14 August 2011
Welfare reform will fail without job creation policies
Welfare changes announced today will do little to help disengaged young people unless accompanied by meaningful job
creation policies and increased training opportunities, the Green Party said today.
“We share the goal of supporting young people off benefits and into work, but youth unemployment is at crisis levels,
and no amount of information sharing between agencies will help vulnerable young people if the opportunities are not
there for them,” Green Party Co-leader Metiria Turei said.
“John Key has today announced changes that would make funding for service providers helping youth in transition
dependent on outcomes, like young people not being on benefits when they reach 18.
“Without meaningful job creation and training schemes, such changes create perverse incentives to minimise benefit
numbers without ensuring that the alternative is better for the person concerned.
“We have already seen this happen with the new requirement to re-apply for the unemployment benefit after 12 months.
Thousands are no longer on a benefit – but nor are they in work. They have fallen through the cracks, and this could be
the result for many more young people if these changes go ahead.”
Mrs Turei supported moves towards comprehensive case management and support for 16 and 17 year old receiving benefits,
but expressed concern that current Work and Income systems did not provide this.
“John Key talks of 'intensive case-management and mentoring support'. At present, people see a different case manager
every time they visit Work and Income, and have to start from scratch explaining their circumstances to a new person,”
said Mrs Turei.
“Without fundamental changes at Work and Income, it will be difficult to achieve the results Mr Key is expecting, and we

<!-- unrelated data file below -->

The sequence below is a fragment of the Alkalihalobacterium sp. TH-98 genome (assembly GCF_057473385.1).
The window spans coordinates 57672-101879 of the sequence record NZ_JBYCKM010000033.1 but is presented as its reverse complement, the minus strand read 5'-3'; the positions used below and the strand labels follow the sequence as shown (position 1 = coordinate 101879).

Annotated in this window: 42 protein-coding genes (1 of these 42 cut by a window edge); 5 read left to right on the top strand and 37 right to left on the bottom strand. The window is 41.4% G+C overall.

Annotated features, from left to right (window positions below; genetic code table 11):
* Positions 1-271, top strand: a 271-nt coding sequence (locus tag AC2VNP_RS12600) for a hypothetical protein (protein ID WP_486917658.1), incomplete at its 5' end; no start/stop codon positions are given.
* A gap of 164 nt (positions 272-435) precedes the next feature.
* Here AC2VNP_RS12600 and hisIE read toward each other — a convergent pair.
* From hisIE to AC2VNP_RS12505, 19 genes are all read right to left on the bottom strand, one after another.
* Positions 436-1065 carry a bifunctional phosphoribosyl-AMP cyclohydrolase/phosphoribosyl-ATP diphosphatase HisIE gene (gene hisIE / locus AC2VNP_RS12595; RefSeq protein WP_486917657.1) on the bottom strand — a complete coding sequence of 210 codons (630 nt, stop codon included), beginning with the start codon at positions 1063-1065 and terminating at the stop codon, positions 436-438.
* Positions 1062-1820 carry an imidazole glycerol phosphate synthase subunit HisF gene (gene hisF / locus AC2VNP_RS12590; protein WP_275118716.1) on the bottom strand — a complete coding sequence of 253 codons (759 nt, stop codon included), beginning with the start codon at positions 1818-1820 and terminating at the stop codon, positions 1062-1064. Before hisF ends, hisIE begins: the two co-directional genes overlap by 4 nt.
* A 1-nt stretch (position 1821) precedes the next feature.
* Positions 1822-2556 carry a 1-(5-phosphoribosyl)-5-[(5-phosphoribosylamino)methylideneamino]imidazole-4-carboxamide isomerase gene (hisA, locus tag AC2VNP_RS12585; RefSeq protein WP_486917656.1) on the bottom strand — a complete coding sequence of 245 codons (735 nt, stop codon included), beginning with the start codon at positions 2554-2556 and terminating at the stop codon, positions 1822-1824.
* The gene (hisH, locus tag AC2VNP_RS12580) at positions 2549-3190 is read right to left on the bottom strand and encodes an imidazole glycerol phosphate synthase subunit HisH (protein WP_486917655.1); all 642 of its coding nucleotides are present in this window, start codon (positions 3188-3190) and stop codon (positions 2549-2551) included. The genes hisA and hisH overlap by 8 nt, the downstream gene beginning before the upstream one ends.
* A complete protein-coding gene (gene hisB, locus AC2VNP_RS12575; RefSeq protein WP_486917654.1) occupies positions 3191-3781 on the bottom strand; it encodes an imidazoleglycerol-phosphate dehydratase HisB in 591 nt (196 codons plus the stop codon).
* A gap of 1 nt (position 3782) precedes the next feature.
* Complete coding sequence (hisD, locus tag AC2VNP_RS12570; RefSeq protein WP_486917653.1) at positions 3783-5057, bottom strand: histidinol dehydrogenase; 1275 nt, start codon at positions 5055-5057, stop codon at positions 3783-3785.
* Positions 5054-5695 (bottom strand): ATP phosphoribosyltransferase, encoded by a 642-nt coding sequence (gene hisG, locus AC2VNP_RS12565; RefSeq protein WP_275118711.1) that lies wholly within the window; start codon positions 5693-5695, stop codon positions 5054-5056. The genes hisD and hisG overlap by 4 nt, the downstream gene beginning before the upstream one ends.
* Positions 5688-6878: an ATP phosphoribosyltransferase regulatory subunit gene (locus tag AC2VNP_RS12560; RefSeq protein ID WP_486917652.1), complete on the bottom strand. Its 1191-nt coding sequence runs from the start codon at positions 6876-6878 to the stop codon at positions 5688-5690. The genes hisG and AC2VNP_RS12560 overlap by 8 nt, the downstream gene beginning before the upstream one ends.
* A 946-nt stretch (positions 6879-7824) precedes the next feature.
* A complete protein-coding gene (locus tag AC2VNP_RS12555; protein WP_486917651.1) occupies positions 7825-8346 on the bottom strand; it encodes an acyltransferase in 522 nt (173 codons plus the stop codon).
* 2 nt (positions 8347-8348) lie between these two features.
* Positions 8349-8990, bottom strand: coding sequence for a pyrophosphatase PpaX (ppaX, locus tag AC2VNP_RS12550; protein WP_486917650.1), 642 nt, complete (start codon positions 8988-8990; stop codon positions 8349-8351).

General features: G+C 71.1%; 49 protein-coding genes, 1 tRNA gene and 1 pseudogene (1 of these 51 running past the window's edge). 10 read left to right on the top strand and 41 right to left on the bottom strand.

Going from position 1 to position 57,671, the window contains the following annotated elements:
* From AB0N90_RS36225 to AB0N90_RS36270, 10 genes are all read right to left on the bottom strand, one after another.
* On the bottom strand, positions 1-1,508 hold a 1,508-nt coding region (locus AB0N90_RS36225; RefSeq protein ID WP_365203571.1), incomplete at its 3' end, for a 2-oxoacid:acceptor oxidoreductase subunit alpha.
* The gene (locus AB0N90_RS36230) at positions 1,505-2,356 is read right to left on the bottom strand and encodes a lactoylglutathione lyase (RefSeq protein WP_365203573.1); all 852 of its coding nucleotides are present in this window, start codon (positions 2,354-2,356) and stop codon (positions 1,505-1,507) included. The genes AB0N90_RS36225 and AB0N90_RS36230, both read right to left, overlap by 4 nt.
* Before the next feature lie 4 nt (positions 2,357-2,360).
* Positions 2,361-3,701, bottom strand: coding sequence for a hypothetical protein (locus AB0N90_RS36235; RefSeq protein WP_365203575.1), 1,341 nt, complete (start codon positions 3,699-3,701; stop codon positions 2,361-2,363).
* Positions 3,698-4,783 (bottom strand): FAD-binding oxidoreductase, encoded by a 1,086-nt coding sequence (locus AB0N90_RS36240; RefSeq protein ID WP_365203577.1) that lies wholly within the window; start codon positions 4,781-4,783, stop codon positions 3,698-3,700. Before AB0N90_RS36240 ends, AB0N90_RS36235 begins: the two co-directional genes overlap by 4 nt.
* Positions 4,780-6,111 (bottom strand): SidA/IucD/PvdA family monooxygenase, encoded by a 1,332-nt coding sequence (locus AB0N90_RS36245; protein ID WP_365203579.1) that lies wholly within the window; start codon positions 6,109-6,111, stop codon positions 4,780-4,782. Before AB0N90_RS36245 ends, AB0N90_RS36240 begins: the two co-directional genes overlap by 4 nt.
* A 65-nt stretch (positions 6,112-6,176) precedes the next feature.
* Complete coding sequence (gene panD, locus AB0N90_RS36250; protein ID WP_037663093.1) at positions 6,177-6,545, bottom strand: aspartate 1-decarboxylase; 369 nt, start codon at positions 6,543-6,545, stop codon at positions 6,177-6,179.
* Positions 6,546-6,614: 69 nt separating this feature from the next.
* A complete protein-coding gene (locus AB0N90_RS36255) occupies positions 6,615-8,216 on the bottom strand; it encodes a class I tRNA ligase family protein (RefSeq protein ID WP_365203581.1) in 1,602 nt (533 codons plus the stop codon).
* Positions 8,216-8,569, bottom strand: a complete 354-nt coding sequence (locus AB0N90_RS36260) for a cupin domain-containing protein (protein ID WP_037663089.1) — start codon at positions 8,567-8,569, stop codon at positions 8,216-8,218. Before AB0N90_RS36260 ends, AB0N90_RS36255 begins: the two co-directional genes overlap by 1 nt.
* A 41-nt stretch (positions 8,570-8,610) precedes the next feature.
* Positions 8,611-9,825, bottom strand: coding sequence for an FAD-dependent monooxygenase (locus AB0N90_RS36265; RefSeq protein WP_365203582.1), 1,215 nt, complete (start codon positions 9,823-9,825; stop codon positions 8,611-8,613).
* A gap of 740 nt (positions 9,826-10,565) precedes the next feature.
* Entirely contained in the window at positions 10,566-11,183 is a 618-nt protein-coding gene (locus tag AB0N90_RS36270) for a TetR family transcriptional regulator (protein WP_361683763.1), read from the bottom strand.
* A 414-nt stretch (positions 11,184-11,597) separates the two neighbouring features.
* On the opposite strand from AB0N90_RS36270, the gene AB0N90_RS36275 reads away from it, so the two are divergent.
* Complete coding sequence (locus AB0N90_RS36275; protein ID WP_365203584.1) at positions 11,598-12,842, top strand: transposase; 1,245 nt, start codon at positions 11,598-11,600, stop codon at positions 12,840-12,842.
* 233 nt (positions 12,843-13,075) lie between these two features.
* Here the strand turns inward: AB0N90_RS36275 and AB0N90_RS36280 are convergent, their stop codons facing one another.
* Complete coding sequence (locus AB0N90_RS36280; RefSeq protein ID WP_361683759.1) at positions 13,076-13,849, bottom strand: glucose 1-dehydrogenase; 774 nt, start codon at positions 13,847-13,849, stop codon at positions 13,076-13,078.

cannot just rely on private providers. Privatising the welfare system is not the answer.”
Mrs Turei said she was also concerned that moves to require teen parents to be in some form of education or training
would not ensure the best outcomes for their children.
“We do need policies that help sole parents into education and training, but this must happen with the best interests of
children in mind,” Mrs Turei said.
“Requiring teen parents to be in education or training despite the needs of the child, such as breastfeeding and
maternal bonding, has the potential to damage the connection between parent and child that we know is so crucial during
the early years.
“John Key has not indicated how old children would be when this requirement kicks in. If it includes very young babies,
it risks putting children at serious risk of increased poverty and deprivation. Sole parents need support and
encouragement, not threats of financial penalties.
“Sole parents who wish to upskill are better served by comprehensive study support made available when it is best for
parent and child.
Reinstating the Training Incentive allowance for degree-level course would be a better step towards helping sole parents
to retrain than forcing them into education when their children are babies.”
Authorised by Metiria Turei and Russel Norman, Parliament Buildings, Wellington